Take the 2-minute tour ×
Stack Overflow is a question and answer site for professional and enthusiast programmers. It's 100% free.

I'm creating a site spider that grabs all the links from a web page as well as that page's html source code. It then checks all the links it has found and keeps only the internal ones. Next it goes to each of those internal pages and repeats the above process.

Basically it's job is to crawl all the pages under a specified domain and grab each page's source. Now the reason for this is, I want to run some checks to see if this or that keyword is found on any of the pages as well as to list each page's meta information.

I would like to know if I should run these checks on the html during the crawling phase of each page or if I should save all the html in an array for example and run the checks all the way at the end. Which would be better performance wise?

share|improve this question

2 Answers 2

Seems like you very well may run into memory issues if you try to save all the data (in memory) for processing later. You may be able to use the curl_multi_* functions to efficiently process while fetching.

share|improve this answer

You should use either phpQuery or QueryPath or one of the alternatives listed here: Best methods to parse HTML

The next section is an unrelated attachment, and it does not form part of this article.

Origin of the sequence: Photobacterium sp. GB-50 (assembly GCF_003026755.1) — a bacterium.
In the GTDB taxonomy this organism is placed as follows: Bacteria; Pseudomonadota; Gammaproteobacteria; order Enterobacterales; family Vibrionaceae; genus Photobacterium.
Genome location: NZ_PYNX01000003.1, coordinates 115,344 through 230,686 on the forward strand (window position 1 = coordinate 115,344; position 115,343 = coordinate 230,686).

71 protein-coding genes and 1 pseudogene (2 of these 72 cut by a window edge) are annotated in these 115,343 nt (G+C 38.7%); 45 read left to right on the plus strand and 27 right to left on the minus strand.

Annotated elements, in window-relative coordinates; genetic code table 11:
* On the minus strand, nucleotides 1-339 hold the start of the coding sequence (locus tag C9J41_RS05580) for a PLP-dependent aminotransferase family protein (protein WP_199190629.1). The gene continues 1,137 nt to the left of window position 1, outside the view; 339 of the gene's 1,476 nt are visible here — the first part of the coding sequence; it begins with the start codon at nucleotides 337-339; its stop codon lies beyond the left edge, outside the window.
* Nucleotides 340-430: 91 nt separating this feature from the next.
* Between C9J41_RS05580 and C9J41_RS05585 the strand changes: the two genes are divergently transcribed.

This simplifies fetching the pages, as well as extracting the links. Basically you just need something like:

$page = qp("http://example.org/");   // QueryPath

foreach ($page->find("a") as $link) {
     print $link->attr("href");
     // test if local link, then fetch next page ...

phpQuery has some more functions which simplify crawling (turning local links into absolute urls, etc). But you'll have to consult the documentation. And you might also need a better appraoch for recursion, maybe a page/url stack to work on:

$pool = array();
$pool[] = "http://example.com/first-url.html";   // to begin with

while ($url = array_pop($pool)) {
    // fetch
    // add found links to $pool[] = ...
    // (but also make a $visited[] list, to avoid neverending loop)

It's something you shouldn't want to overoptimize. Run it as standalone script, and process each page individually.

share|improve this answer

Your Answer


By posting your answer, you agree to the privacy policy and terms of service.

Not the answer you're looking for? Browse other questions tagged or ask your own question.